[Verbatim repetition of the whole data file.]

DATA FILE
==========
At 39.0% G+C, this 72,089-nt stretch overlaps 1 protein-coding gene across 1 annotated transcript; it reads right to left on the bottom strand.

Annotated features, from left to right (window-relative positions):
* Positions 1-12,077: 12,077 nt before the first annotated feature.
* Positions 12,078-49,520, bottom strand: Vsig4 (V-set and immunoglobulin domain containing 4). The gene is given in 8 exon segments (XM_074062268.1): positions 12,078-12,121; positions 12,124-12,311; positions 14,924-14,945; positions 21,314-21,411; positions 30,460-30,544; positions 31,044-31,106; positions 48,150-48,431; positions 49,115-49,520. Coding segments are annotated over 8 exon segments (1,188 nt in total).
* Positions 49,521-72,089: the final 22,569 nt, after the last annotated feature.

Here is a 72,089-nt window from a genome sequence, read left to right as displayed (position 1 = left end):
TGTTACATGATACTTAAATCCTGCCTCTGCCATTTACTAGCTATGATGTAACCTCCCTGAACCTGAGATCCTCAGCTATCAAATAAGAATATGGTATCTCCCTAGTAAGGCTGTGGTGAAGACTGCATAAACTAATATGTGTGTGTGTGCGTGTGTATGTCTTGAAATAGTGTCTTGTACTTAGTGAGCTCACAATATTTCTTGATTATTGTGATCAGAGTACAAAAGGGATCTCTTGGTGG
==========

At 39.0% G+C, this 72,089-nt stretch overlaps 1 protein-coding gene across 1 annotated transcript; it reads right to left on the bottom strand.

Annotated features, from left to right (window-relative positions):
* Positions 1-12,077: 12,077 nt before the first annotated feature.
* Positions 12,078-49,520, bottom strand: Vsig4 (V-set and immunoglobulin domain containing 4). The gene is given in 8 exon segments (XM_074062268.1): positions 12,078-12,121; positions 12,124-12,311; positions 14,924-14,945; positions 21,314-21,411; positions 30,460-30,544; positions 31,044-31,106; positions 48,150-48,431; positions 49,115-49,520. Coding segments are annotated over 8 exon segments (1,188 nt in total).
* Positions 49,521-72,089: the final 22,569 nt, after the last annotated feature.

Here is a 72,089-nt window from a genome sequence, read left to right as displayed (position 1 = left end):
TGTTACATGATACTTAAATCCTGCCTCTGCCATTTACTAGCTATGATGTAACCTCCCTGAACCTGAGATCCTCAGCTATCAAATAAGAATATGGTATCTCCCTAGTAAGGCTGTGGTGAAGACTGCATAAACTAATATGTGTGTGTGTGCGTGTGTATGTCTTGAAATAGTGTCTTGTACTTAGTGAGCTCACAATATTTCTTGATTATTGTGATCAGAGTACAAAAGGGATCTCTTGGTGG